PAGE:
Option 2 (Live bait): This one takes a friend, and a gracious one at that. Set up the tent as above, but place a survivor with it. It can be you or your buddy, but in either case, they should go AFK. If they have a ghillie on, so much the better. More on that in a moment.
Again, patience is a must here, but DayZ is nothing if not an exercise of the limits of people’s patience. The fact that you have a survivor at the site, however, heavily weighs the odds in your favor. Curiosity is one of the most powerful of our mind’s quirks, and while someone near the tent will draw in the bandits, it will set them on edge. More so if you put down a fire (or even a road flare), to attract attention at night. You’ll probably see your prey circling the site, looking with night vision and thermal for you. You must remain completely calm regardless of whether or not you think they see you. If they start shooting warning shots, steel your nerves and slowly creep away.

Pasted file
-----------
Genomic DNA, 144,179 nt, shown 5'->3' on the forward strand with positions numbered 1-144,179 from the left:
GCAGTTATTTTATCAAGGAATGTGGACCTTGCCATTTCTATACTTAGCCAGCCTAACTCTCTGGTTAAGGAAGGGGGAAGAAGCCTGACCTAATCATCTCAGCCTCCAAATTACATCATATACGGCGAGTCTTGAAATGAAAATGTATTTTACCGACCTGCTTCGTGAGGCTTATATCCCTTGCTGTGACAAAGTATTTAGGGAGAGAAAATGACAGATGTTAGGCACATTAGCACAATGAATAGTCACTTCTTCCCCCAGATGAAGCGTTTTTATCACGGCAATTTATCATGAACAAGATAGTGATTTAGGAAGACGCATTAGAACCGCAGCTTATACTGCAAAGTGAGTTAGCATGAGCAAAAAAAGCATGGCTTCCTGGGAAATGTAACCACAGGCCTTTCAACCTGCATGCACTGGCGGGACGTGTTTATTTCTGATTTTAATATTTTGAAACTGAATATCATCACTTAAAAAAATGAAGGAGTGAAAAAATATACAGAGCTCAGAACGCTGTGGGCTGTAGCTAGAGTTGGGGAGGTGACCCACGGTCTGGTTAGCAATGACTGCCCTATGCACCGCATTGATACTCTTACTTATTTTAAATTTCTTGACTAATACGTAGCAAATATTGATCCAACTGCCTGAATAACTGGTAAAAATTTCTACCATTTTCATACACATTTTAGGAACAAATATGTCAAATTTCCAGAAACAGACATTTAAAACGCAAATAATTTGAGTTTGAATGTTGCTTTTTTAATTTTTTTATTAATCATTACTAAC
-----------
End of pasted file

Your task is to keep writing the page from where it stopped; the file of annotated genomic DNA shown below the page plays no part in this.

Rather than being put off, they’ll likely think you were also a scavenger, waiting for them. Similarly, they’ll assume there’s something good in the tent. The idea of a trap will occur to them, and your hope is that they discard it. If you can bring your friend back to the world at this point, do so, and have him feed you info about the enemy’s actions. If they start searching the tent, and you know they have things you want, it’s time to strike. You should have a sniper of some king, and your friend some kind of assault weapon. Take out the lookouts from range while he deals with the guy checking the tent. Things go your way, you’ve not only got some cool stuff, but additional bait for the hook.
Keeping the real tent safe
I’ll admit that much of DayZ relies on luck, and my strategies here are no different. But you need to minimize the possibility of failure as much as possible. So when you find a tent, you need a safe place to put it. The question becomes, where? Should it be so secure that you know it won’t be raided, or in such a position that restocking it after an inevitable death becomes less of an issue? While I can’t answer that question for you, I can tell you a couple of things to consider when looking at possible locations.